|After six successful collaborations, the Pixar-Disney marketing deal is slated to end next year.
|Robert Iger will succeed Michael Eisner as Disney's CEO later this year.
NEW YORK (CNN/Money) -
With Walt Disney Co.'s ABC network on the rebound and its theme parks once again drawing hordes of thrill-seekers, incoming CEO Robert Iger has one key item on his immediate to-do list: To buttress a movie division that's facing the loss of two major ventures.
One of the losses -- the decade-long reign of Bob and Harvey Weinstein at Miramax Film, owned by Disney (Research) -- is all but guaranteed. After many months of tumultuous wrangling over terms of their exit, the Weinsteins are expected later this year to leave Disney and the acclaimed, but costly studio they founded in 1979 and sold to Disney for $80 million more than a decade ago.
The status of the other venture -- a lengthy and hugely lucrative co-production and distribution deal with Pixar Animation Studios -- is far less certain. Pixar Animation CEO Steve Jobs, who called off negotiations over a new contract after sparring with outgoing Disney head Michael Eisner, told analysts last month that he was waiting until Disney picked a new CEO before deciding what to do about a new distribution partner.
For Jobs, Sunday's announcement that Iger will replace Eisner as head of the world's second-largest media company means "it's fish or cut bait time," Dennis McAlpine, an independent media analyst, said Sunday.
As for Iger, "the first thing he's going to have to do is reconcile the agreement with Pixar (Research): either keep them or let them get away," added McAlpine.
Richard Greenfield, an analyst with Fulcrum Global Partners, worried in a note sent to clients Sunday that Iger will feel pressure to cut a new deal with Pixar, but under terms that could be less-favorable to Disney, "as an early sign of his capabilities as CEO."
A long and profitable marriage
Pixar and Disney first teamed in 1991 and, under a production deal whereby they split costs and profits, have churned out six blockbuster animation films that together have grossed $3.2 billion at the worldwide box office. One of them, "Finding Nemo," is the 10th highest-grossing film ever, and another, "The Incredibles," just won an Oscar for best animation film of the year.
Pixar and Disney have one more film to release -- "Cars," due out in 2006 -- before their current contract officially expires. Talks over a new deal ended abruptly more than a year ago after Jobs walked away from the negotiating table in part because of his dislike for Eisner. Jobs, who felt that Pixar had proved itself, wanted to pay Disney a lower distribution fee and did not want to share the profits any longer.
Since the talks broke off in January 2004, however, speculation has been rampant within the industry and on Wall Street about whether the two studios would renew discussions and strike a new deal. Those rumors were further fueled last fall when Eisner, under fire from shareholders upset about Disney's slow growth in recent years, said he would resign. On Sunday, Eisner said he would leave the CEO post this September and quit as a Disney director next year.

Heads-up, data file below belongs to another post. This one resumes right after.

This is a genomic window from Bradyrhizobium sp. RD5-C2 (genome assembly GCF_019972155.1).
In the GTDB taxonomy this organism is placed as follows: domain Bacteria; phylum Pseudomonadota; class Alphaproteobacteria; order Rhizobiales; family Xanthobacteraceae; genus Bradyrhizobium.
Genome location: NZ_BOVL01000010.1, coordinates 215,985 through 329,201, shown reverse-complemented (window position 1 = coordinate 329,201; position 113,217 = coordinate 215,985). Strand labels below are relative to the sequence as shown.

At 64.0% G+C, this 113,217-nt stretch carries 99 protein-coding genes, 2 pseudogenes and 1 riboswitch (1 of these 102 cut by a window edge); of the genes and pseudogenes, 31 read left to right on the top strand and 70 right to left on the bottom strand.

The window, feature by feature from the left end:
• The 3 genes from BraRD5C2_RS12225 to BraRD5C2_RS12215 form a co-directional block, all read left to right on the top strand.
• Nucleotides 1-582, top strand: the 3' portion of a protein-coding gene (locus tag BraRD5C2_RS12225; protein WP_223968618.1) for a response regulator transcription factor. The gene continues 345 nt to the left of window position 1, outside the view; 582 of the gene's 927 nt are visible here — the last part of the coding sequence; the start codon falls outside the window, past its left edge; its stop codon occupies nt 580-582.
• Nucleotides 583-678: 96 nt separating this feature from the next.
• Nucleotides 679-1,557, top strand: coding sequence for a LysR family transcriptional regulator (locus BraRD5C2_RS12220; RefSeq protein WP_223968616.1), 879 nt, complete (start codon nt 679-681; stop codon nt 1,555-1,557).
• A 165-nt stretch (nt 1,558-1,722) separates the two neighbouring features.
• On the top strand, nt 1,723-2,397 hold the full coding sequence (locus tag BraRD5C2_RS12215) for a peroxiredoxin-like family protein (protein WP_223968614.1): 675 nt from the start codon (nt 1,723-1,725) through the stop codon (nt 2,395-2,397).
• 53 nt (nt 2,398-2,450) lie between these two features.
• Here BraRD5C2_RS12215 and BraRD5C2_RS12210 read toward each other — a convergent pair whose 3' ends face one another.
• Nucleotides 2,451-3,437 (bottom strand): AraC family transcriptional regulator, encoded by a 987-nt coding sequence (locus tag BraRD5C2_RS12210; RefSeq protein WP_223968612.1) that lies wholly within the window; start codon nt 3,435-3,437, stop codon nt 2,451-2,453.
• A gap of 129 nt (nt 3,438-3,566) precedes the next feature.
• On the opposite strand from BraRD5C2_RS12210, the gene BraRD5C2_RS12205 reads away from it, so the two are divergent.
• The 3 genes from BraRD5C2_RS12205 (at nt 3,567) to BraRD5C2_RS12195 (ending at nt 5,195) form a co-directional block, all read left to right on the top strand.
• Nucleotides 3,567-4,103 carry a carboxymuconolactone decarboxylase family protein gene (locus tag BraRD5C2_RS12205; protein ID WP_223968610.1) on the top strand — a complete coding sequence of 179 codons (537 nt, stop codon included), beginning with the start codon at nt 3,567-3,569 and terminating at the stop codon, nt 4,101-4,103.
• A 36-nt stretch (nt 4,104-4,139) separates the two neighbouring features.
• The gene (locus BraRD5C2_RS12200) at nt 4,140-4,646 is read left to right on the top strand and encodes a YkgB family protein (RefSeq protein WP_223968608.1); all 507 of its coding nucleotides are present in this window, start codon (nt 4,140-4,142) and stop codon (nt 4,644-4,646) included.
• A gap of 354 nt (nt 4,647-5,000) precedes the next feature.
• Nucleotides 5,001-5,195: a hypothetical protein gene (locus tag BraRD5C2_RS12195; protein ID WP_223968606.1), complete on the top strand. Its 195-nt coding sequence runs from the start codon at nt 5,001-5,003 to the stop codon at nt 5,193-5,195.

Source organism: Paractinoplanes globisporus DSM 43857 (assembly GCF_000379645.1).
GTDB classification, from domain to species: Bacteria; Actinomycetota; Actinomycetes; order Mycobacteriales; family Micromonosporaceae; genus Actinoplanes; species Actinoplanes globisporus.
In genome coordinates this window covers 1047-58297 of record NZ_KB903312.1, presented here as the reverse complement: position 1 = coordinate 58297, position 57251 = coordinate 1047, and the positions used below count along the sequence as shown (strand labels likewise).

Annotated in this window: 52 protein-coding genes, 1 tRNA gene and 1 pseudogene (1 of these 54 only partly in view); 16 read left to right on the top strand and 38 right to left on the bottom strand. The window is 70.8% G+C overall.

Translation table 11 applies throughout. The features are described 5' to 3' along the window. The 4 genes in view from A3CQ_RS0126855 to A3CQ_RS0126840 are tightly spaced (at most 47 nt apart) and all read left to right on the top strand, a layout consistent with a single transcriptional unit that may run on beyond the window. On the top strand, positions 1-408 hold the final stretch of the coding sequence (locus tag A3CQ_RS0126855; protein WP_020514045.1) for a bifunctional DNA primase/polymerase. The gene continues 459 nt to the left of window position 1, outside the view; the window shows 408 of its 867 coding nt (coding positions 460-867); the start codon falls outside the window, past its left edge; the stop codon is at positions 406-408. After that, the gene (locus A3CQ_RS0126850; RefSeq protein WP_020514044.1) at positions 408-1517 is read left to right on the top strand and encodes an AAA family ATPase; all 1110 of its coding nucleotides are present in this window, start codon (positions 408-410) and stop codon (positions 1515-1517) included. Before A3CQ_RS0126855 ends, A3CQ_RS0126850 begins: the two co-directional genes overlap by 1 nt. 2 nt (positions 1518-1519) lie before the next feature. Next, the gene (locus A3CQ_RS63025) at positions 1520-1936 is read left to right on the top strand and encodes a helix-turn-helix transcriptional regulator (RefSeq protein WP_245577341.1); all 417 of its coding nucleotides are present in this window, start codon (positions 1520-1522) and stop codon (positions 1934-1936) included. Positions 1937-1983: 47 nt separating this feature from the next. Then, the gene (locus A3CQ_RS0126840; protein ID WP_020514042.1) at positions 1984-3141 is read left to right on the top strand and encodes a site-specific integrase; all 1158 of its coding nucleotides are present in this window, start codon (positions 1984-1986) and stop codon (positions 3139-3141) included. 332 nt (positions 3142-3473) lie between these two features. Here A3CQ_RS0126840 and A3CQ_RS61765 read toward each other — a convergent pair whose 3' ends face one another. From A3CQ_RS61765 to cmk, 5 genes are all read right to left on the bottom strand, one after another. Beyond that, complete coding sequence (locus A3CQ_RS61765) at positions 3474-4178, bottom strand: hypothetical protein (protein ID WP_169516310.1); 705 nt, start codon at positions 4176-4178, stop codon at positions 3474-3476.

This much is clear: the view among some analysts is that Disney needs Pixar more than Pixar needs Disney.
That's especially so since Disney is about to lose the Weinsteins, the creative minds behind a string of Oscar-winning films including "Shakespeare in Love" and "Chicago." With the exception of "The Incredibles" and "National Treasure," Disney had a disappointing 2004 at the box office.
It's not known whether Iger, a veteran of Disney's ABC television unit, and Jobs have discussed any deal -- or whether they even like each other. Both companies have moved forward with post-separation plans. Disney is building its own in-house computer animation division, which faces its first big test with "Chicken Little," due out in November.
The company, which owns the rights to the Pixar library, has announced plans for a "Toy Story 3" and plans to roll out sequels to "Finding Nemo," "Monsters," "The Incredibles" as well as "Cars."
Jobs, for his part, has said Time Warner (Research)'s Warner Bros., News Corp. (Research)'s Twentieth Century Fox and Sony Corp. (Research)'s Sony Pictures all have the global distribution network to meet Pixar's needs. Time Warner is the parent of CNN/Money.
Speaking to analysts in February, Jobs said Pixar had held off on signing a new distribution deal because of the CEO vacancy not just at Disney but also at a few major Hollywood studios, including Paramount Motion Picture Group. Paramount, owned by Viacom (Research), tapped talent agent Brad Grey as its new head in January.
Among the rumored candidates for the Disney job were Peter Chernin, the president of Fox Entertainment, and Jeffrey Bewkes, chairman of Time Warner's Entertainment & Networks Group.
"We clearly have slowed down the process of picking a new partner to see how this (Hollywood) game of musical chairs will end and who the new CEO of Disney will be," Jobs said last month.
Looks like that game is now over.
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